Be sure of this one thing: Mother Church is only interested in your happiness, here and hereafter. And when a loving mother with lots of experience says to you “marry your own kind,” she usually knows what she is talking about.

Punctuality exacts self-discipline and detachment; it often asks us to interrupt some interesting, pleasant work in order to give ourselves to another kind, perhaps less attractive or less important.
However, it would be a great mistake to esteem our duties and to dedicate ourselves to them according to the attraction we have for them or according to their more or less apparent importance.
All is important and beautiful when it is the expression of the will of God, and the soul who wishes to live in this hole he will every minute of the day, will never omit the slightest act prescribed by its rule of life. -Divine Intimacy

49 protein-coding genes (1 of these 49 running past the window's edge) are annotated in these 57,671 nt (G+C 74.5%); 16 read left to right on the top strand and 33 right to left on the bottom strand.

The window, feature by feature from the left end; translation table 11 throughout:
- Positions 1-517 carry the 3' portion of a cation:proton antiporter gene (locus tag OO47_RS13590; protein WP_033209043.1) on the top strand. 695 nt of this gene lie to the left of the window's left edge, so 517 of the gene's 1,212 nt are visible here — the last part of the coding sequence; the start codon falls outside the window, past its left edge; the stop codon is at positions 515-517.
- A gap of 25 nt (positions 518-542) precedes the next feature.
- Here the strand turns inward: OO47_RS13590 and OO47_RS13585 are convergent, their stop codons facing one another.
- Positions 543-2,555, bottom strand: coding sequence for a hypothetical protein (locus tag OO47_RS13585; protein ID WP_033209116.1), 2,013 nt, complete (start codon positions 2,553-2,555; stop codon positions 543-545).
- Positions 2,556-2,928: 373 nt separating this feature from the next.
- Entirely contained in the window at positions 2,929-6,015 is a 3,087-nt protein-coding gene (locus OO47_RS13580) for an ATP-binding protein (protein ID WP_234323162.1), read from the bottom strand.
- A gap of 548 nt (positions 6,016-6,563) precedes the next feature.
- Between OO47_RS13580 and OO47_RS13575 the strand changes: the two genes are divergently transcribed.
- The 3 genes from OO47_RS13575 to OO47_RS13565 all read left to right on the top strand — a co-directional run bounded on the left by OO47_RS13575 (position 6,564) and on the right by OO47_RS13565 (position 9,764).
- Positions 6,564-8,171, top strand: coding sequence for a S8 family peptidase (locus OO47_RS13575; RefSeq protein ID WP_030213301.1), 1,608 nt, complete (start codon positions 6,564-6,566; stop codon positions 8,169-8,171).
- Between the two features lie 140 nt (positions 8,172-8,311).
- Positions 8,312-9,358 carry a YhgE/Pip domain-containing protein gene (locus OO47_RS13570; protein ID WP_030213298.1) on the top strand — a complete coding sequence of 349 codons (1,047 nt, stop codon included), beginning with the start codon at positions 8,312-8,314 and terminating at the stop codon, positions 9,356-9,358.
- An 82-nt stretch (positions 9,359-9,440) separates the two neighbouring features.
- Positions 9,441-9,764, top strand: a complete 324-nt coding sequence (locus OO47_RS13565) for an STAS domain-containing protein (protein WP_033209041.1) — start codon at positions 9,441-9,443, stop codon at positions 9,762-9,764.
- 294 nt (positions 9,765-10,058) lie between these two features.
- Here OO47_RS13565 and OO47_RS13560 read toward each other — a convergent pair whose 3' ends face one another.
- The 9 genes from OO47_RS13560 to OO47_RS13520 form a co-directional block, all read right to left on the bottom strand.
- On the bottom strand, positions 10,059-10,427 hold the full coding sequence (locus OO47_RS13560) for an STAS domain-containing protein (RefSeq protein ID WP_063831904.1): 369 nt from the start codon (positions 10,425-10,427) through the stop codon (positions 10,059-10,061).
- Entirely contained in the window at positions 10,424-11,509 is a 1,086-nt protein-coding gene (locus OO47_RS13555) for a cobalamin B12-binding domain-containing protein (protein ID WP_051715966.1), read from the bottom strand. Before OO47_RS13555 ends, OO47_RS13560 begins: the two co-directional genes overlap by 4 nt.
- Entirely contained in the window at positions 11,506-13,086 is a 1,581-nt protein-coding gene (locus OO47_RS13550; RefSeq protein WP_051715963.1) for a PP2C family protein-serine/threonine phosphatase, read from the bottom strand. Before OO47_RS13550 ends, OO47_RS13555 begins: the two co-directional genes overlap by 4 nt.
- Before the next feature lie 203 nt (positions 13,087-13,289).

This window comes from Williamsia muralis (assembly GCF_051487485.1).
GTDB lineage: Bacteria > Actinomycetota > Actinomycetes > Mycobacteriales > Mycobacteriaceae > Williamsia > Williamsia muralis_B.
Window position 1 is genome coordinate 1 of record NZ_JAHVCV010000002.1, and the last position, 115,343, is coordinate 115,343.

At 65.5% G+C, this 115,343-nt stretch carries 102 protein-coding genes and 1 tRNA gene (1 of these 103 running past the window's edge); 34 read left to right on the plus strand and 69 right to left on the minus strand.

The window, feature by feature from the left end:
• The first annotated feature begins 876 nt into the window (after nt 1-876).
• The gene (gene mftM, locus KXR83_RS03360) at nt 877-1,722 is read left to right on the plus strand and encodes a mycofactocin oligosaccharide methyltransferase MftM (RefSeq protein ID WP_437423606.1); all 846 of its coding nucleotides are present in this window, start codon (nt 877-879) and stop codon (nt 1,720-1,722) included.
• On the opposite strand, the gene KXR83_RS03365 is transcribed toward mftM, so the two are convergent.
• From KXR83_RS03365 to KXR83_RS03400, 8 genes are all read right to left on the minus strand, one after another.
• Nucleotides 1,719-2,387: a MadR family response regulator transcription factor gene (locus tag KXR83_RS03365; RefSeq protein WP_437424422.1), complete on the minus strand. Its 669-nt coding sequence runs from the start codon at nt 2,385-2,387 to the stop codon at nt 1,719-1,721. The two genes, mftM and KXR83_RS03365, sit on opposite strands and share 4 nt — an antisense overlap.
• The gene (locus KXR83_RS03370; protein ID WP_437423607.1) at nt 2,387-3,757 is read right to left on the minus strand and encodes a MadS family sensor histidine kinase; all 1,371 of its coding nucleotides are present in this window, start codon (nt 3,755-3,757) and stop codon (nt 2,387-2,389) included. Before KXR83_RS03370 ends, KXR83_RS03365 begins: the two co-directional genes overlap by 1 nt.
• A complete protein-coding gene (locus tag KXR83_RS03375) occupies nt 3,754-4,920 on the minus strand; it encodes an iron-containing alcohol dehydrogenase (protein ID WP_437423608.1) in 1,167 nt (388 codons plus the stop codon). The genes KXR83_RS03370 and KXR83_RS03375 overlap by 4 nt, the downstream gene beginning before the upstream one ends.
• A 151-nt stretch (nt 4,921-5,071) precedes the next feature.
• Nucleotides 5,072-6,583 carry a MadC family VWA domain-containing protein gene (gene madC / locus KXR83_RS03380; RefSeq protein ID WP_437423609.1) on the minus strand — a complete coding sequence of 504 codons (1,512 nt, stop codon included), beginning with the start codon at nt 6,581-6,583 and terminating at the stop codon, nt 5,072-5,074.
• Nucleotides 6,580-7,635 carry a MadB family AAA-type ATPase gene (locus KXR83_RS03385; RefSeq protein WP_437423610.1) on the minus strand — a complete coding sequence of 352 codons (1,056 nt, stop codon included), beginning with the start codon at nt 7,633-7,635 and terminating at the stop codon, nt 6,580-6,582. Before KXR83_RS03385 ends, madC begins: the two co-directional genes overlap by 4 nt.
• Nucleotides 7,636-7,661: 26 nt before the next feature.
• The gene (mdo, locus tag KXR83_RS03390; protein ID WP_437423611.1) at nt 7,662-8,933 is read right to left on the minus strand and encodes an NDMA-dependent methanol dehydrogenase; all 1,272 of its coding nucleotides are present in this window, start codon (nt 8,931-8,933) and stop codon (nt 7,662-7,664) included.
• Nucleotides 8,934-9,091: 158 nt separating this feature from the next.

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Author Mary Reed Newland here draws on her own experiences as the mother of seven to show how the classic Christian principles of sanctity can be translated into terms easily applied to children even to the very young.

Because it’s rooted in experience, not in theory, nothing that Mrs. Newland suggests is impossible or extraordinary. In fact, as you reflect on your experiences with your own children, you’ll quickly agree that hers is an excellent commonsense approach to raising good Catholic children.

Fr. Lawrence Lovasik, the renowned author of The Hidden Power of Kindness, gives faithful Catholics all the essential ingredients of a stable and loving Catholic marriage and family — ingredients that are in danger of being lost in our turbulent age.

Using Scripture and Church teachings in an easy-to-follow, step-by-step format, Fr. Lovasik helps you understand the proper role of the Catholic father and mother and the blessings of family. He shows you how you can secure happiness in marriage, develop the virtues necessary for a successful marriage, raise children in a truly Catholic way, and much more.